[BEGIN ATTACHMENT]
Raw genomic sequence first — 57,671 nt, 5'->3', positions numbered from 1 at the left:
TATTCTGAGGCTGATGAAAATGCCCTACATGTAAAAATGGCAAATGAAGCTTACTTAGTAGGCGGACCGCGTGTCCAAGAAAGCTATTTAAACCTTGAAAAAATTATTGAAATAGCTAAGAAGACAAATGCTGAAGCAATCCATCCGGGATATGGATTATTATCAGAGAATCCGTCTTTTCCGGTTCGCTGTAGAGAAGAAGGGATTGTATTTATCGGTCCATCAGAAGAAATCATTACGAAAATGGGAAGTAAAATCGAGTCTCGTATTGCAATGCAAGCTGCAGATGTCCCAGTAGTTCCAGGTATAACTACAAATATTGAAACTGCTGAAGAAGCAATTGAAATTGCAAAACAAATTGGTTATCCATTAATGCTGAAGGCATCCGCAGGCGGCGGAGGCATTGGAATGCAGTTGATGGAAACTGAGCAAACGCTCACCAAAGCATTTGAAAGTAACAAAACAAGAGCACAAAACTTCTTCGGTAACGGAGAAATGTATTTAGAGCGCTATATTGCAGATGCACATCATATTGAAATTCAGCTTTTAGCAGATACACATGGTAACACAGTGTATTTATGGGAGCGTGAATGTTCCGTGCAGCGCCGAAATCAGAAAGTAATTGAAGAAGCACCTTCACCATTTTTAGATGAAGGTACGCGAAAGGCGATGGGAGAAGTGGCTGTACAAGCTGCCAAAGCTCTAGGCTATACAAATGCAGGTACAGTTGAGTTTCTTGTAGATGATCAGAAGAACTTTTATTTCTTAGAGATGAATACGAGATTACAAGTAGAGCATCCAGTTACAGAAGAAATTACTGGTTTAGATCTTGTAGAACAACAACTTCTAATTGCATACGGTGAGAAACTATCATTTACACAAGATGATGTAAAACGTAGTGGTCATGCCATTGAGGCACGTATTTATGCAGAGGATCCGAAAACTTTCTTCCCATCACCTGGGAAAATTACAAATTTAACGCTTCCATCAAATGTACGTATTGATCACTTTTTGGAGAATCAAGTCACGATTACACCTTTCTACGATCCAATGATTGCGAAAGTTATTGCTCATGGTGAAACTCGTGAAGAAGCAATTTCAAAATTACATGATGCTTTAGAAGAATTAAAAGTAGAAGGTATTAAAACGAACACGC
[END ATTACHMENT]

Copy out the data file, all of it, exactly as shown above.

Raw genomic sequence first — 57,671 nt, 5'->3', positions numbered from 1 at the left:
TATTCTGAGGCTGATGAAAATGCCCTACATGTAAAAATGGCAAATGAAGCTTACTTAGTAGGCGGACCGCGTGTCCAAGAAAGCTATTTAAACCTTGAAAAAATTATTGAAATAGCTAAGAAGACAAATGCTGAAGCAATCCATCCGGGATATGGATTATTATCAGAGAATCCGTCTTTTCCGGTTCGCTGTAGAGAAGAAGGGATTGTATTTATCGGTCCATCAGAAGAAATCATTACGAAAATGGGAAGTAAAATCGAGTCTCGTATTGCAATGCAAGCTGCAGATGTCCCAGTAGTTCCAGGTATAACTACAAATATTGAAACTGCTGAAGAAGCAATTGAAATTGCAAAACAAATTGGTTATCCATTAATGCTGAAGGCATCCGCAGGCGGCGGAGGCATTGGAATGCAGTTGATGGAAACTGAGCAAACGCTCACCAAAGCATTTGAAAGTAACAAAACAAGAGCACAAAACTTCTTCGGTAACGGAGAAATGTATTTAGAGCGCTATATTGCAGATGCACATCATATTGAAATTCAGCTTTTAGCAGATACACATGGTAACACAGTGTATTTATGGGAGCGTGAATGTTCCGTGCAGCGCCGAAATCAGAAAGTAATTGAAGAAGCACCTTCACCATTTTTAGATGAAGGTACGCGAAAGGCGATGGGAGAAGTGGCTGTACAAGCTGCCAAAGCTCTAGGCTATACAAATGCAGGTACAGTTGAGTTTCTTGTAGATGATCAGAAGAACTTTTATTTCTTAGAGATGAATACGAGATTACAAGTAGAGCATCCAGTTACAGAAGAAATTACTGGTTTAGATCTTGTAGAACAACAACTTCTAATTGCATACGGTGAGAAACTATCATTTACACAAGATGATGTAAAACGTAGTGGTCATGCCATTGAGGCACGTATTTATGCAGAGGATCCGAAAACTTTCTTCCCATCACCTGGGAAAATTACAAATTTAACGCTTCCATCAAATGTACGTATTGATCACTTTTTGGAGAATCAAGTCACGATTACACCTTTCTACGATCCAATGATTGCGAAAGTTATTGCTCATGGTGAAACTCGTGAAGAAGCAATTTCAAAATTACATGATGCTTTAGAAGAATTAAAAGTAGAAGGTATTAAAACGAACACGC